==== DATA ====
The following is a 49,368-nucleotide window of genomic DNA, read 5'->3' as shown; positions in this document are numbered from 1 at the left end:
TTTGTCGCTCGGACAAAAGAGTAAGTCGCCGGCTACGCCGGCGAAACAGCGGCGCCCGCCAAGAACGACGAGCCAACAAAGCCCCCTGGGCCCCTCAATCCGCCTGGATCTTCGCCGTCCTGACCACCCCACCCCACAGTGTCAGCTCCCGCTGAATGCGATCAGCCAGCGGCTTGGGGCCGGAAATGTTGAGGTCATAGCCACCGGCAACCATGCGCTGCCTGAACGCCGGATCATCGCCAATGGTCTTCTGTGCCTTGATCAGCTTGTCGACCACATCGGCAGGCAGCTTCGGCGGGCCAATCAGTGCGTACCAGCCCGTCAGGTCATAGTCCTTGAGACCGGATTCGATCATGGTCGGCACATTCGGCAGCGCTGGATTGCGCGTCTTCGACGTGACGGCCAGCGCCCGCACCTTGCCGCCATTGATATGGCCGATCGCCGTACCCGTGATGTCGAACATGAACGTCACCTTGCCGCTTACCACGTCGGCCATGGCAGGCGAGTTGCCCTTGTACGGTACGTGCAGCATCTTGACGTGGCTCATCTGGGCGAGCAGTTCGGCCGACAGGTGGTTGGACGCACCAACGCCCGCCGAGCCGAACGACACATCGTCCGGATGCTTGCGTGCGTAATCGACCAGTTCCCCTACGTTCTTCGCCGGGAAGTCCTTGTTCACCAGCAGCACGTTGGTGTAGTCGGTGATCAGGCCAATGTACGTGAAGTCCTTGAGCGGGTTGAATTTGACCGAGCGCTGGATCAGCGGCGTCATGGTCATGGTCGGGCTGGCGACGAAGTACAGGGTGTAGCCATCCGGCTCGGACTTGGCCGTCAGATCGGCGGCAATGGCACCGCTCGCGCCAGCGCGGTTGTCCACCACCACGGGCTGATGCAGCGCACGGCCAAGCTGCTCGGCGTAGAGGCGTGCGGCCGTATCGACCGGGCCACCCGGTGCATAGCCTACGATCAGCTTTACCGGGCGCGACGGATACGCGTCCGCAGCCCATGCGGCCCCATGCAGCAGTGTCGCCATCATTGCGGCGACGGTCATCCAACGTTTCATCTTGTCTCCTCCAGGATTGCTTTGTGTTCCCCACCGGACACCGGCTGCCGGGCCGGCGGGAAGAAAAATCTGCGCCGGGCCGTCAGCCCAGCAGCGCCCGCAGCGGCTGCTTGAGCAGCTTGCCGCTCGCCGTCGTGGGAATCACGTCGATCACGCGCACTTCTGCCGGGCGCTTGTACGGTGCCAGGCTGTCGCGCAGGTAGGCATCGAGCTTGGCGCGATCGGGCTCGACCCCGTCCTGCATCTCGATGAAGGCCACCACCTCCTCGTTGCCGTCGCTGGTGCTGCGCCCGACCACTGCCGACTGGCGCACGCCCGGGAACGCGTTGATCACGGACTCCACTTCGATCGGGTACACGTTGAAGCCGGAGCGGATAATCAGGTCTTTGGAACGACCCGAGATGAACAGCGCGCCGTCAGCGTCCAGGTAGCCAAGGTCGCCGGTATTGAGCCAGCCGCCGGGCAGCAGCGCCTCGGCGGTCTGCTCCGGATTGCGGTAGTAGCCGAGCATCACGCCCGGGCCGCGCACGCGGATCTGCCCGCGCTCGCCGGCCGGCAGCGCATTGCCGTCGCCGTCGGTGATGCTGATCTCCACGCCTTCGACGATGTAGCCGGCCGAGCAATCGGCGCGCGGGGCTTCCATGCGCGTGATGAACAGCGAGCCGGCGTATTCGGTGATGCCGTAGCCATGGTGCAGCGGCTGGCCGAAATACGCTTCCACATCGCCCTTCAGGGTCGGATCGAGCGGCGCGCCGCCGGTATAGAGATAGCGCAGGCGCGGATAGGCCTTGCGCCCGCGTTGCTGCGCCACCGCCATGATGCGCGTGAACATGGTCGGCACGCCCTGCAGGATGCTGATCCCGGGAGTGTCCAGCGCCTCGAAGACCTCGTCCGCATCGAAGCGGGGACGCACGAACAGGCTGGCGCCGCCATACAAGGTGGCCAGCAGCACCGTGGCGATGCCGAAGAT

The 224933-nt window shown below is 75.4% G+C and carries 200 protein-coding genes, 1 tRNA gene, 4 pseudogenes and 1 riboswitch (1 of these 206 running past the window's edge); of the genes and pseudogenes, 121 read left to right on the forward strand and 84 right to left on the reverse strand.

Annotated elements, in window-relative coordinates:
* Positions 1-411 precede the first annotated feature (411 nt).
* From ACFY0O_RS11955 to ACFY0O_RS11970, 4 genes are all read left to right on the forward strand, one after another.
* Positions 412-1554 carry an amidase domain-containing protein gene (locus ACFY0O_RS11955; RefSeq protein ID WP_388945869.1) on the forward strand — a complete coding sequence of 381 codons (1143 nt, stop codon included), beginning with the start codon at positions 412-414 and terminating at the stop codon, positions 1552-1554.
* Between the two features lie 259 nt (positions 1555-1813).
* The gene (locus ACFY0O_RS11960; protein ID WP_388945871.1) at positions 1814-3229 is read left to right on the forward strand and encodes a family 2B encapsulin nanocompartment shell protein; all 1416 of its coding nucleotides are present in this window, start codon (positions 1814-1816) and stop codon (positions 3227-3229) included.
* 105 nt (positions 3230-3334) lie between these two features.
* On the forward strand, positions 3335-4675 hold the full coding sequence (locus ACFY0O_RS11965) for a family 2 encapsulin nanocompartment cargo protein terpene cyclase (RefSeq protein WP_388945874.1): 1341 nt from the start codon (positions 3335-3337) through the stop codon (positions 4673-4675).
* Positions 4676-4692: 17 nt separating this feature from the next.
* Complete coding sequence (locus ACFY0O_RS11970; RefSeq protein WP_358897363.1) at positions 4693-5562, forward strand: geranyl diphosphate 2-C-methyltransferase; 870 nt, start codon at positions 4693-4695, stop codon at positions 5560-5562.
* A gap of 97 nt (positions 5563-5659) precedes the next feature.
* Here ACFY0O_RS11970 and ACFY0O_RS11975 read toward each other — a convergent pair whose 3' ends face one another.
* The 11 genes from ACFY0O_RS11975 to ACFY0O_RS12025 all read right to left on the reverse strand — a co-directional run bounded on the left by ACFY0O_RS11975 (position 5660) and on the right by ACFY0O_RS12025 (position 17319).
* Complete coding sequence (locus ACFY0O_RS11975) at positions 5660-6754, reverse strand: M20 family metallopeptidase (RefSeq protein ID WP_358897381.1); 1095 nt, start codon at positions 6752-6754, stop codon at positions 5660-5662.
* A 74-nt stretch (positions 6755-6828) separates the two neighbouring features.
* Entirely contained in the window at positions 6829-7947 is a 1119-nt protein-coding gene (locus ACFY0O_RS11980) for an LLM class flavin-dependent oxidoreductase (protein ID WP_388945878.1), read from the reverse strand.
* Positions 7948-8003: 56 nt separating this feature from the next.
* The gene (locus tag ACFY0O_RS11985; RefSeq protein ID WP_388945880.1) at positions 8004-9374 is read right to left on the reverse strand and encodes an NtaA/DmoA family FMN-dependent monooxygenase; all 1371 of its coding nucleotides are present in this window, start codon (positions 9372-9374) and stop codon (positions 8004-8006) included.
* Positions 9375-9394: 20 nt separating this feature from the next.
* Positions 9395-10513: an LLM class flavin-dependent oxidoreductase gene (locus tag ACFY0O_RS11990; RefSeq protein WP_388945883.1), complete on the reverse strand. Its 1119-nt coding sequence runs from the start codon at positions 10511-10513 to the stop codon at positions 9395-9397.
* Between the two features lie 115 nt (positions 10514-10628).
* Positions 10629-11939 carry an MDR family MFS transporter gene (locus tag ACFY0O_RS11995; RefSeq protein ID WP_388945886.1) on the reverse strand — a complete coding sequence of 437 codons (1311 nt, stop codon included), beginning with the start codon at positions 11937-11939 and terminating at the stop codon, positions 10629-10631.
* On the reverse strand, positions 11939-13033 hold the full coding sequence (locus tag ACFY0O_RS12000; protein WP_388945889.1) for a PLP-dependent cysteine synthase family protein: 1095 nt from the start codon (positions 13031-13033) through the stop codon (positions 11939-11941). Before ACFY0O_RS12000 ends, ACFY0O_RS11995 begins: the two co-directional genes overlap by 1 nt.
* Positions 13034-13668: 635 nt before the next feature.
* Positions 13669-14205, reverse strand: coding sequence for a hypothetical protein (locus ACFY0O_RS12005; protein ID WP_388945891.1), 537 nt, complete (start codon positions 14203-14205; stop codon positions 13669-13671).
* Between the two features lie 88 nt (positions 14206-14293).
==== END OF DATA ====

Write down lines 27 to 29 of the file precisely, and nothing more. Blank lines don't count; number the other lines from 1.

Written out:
* Positions 13034-13668: 635 nt before the next feature.
* Positions 13669-14205, reverse strand: coding sequence for a hypothetical protein (locus ACFY0O_RS12005; protein ID WP_388945891.1), 537 nt, complete (start codon positions 14203-14205; stop codon positions 13669-13671).
* Between the two features lie 88 nt (positions 14206-14293).